With all of that as background, enter the authors who are published by Hachette and its subsidiaries. They are understandably upset when they see their books being treated differently than others in Amazon’s store. Preorder buttons disappear. Titles show delayed shipping dates. And prices are set to the publisher’s suggested retail with no discounting. All these things, I’m sure, impact the sales for those authors on Amazon. Ire against Amazon ensues with angry blog posts, calls for boycotts, and negative publicity accusing Amazon of hurting authors in its dispute with their publisher. Hachette and other organizations pile on with accusations of Amazon “putting authors in the middle” of the fight because of their actions.
Let’s set aside, for a moment, our feelings about books, literature, monopolies, large corporations, and the way publishers treat the majority of their authors. I know, that’s a lot of stuff to set aside, but please try. Amazon and Hachette are in a dispute regarding the sale of books that Hachette and its authors supply. Amazon wants to get an agreement in place it feels it can live with — not only for Hachette, but for the other publishers waiting in line — but Hachette, by all accounts and their own lack of denial, has dragged its feet in trying to get an agreement done. Amazon has taken steps to put economic pressure on Hachette to speed up the process, yet those steps coincidentally hurt authors and drag them into the dispute. To alleviate some of that injury, Amazon has twice offered to directly help the authors involved while the companies conduct their talks.
My question is this: What can Amazon do to pressure Hachette that won’t harm Hachette’s authors?
Seriously. Think about it for just a minute. Hachette supplies products to Amazon for sale. The two companies can’t agree on terms for the sale of those products. Should Amazon continue to sell those products without a contract in the hope that Hachette will eventually offer terms Amazon considers reasonable? Is that a smart way to conduct business?
Consider this: Say I have a super nifty widget I’m designing and you have a store that sells widgets. I contact you to sell my super nifty widget once I have it produced and ask you to promote it to your customers and get them to place orders for them ahead of time so I have a better idea how many to manufacture. You think my super nifty widget is, well, super nifty, so you agree and really hype it up to your customers, collecting a bunch of preorders. Now, delivery day has arrived, but since we never signed a contract, I decide to charge more for the super nifty widgets than we’d originally talked about. You have tons of customers anxious for my super nifty widget and they surely won’t be happy with a higher price, regardless of whether you tell them it’s my fault or not. What do you do? Buy the widgets at the higher price and take the loss, or tell me to forget it and refund all those preorders? Neither scenario is especially fun for you. You operated in good faith, but I felt no compunction to do the same.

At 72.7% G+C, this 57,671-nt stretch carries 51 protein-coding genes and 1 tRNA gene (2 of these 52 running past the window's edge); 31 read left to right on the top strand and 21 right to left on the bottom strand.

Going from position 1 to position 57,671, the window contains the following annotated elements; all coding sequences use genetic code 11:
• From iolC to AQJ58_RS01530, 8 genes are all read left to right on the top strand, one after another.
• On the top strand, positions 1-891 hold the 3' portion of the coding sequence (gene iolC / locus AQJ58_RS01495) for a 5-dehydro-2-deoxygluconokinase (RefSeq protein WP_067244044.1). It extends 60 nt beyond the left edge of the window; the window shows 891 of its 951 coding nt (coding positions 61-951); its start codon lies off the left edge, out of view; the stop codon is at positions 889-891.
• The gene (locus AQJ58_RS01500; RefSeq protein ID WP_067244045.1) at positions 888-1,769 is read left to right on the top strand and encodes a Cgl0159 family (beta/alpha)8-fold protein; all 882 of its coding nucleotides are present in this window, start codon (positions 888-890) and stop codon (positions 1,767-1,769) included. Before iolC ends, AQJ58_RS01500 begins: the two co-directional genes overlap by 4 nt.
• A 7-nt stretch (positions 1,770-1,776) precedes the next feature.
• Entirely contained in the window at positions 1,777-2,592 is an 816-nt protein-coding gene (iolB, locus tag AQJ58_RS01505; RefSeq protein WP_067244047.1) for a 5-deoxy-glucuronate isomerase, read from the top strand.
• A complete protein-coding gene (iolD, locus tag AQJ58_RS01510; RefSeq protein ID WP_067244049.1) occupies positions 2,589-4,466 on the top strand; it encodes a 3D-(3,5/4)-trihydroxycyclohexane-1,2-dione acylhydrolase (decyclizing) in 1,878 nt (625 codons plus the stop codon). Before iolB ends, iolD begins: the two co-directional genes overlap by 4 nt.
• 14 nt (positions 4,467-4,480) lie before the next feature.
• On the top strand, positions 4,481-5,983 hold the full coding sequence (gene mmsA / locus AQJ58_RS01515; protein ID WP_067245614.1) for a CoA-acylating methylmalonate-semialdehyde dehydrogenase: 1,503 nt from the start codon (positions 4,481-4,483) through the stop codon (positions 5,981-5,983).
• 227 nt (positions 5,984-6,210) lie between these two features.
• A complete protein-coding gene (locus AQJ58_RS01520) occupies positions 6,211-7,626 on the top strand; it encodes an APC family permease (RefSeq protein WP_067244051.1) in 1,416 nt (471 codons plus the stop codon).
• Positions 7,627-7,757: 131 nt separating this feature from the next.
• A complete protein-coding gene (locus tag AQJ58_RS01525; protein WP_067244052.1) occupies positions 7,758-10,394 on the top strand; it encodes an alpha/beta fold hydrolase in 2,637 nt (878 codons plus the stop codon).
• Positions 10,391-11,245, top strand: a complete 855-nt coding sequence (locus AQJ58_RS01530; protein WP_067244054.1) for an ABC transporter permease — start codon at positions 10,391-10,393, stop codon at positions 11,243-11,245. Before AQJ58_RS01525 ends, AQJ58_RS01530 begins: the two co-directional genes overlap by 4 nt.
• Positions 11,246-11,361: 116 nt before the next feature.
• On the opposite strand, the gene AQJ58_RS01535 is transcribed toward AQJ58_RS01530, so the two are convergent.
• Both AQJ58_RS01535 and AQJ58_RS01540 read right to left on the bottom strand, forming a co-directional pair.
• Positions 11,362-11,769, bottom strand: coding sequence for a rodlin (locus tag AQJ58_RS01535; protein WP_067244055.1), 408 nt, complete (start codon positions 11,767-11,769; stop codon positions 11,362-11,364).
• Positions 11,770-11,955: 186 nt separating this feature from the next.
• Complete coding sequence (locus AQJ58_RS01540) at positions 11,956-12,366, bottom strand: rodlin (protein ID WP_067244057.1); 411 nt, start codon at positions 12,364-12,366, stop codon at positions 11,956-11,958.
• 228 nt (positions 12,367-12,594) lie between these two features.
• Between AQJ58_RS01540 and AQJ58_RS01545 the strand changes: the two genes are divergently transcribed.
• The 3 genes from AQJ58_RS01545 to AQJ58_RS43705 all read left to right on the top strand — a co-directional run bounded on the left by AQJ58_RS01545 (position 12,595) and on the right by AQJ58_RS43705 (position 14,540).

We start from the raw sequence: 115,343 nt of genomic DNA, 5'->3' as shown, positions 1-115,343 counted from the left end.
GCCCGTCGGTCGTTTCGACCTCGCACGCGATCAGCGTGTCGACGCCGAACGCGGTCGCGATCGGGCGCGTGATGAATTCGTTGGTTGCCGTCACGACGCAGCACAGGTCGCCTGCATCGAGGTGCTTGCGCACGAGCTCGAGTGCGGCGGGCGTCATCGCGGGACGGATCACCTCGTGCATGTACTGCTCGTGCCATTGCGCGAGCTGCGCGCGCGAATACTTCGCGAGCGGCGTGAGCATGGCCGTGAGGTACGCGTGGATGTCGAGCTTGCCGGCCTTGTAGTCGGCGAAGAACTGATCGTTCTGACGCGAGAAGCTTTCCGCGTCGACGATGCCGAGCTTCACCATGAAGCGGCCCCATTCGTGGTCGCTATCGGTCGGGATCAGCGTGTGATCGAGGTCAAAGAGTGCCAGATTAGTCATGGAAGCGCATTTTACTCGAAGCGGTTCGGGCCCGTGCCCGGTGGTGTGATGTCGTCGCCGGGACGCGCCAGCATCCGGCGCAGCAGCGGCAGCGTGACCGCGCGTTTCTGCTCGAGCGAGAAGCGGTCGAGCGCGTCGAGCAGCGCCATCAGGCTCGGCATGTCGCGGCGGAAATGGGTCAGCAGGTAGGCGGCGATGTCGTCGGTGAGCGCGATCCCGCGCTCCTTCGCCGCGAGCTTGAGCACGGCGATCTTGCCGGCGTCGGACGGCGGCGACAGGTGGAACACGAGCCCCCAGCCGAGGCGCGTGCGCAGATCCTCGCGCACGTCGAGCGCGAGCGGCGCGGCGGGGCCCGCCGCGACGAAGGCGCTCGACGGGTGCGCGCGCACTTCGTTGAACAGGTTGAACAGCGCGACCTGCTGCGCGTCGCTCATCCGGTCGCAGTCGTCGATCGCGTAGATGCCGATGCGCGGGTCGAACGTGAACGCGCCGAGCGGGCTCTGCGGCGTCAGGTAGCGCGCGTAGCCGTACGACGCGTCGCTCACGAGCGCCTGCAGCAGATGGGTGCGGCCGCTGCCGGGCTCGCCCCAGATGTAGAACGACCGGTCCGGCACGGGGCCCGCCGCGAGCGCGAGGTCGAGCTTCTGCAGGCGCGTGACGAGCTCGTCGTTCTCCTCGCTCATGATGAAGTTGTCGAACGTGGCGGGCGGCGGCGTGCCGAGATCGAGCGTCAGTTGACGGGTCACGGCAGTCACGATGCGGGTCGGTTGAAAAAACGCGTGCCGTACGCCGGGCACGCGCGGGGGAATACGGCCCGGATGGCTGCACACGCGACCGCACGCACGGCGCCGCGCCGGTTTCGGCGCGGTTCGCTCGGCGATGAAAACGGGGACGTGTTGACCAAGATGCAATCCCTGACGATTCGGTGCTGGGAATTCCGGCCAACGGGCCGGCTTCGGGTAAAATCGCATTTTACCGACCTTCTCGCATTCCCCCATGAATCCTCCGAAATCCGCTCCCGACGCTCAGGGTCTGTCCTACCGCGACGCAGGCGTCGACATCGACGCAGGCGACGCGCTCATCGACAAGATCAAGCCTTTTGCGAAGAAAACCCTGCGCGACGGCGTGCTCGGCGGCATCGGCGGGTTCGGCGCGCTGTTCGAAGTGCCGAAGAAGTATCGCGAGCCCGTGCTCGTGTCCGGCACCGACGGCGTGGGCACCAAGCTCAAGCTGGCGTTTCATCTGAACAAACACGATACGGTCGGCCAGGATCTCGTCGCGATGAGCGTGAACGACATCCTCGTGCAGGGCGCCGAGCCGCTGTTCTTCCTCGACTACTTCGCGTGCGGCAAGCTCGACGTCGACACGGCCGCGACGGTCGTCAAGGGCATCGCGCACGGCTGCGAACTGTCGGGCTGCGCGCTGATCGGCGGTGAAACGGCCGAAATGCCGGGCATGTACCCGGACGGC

Would Hachette do that to Amazon if it kept preorder buttons for Hachette’s upcoming titles? I have no idea, but neither does Amazon and it would be bad business for them to take that risk.
I’ll ask again, from a purely business perspective, what can Amazon do that won’t harm Hachette’s authors?
How would those authors feel if Amazon simply removed all those books from their store? They are certainly within their rights to do so. There is no law in place anywhere that says you must sell my super nifty widget in your store. If you don’t like the price I want you to pay or sell my super nifty widget at, you can tell me to go fly a kite. Amazon did this once before with MacMillan when the publishers decided to enforce Apple’s pricing structure on Amazon. It was a PR nightmare for Amazon and the other publishers stood up and flexed their collective muscle to force Amazon to accept their terms. Thus began the DOJ investigation of the whole affair.
So, to any Hachette authors out there who happen to read this (ha! fat chance! if only I were so popular or influential!) or those of you just confused regarding what this mess is all about, take a second to ask yourself the question I posed and honestly examine what answers you come up with.
Maybe it’s also time to start asking Hachette: Why is it taking so long to work out a deal here? Do you really have your authors’ best interests in mind?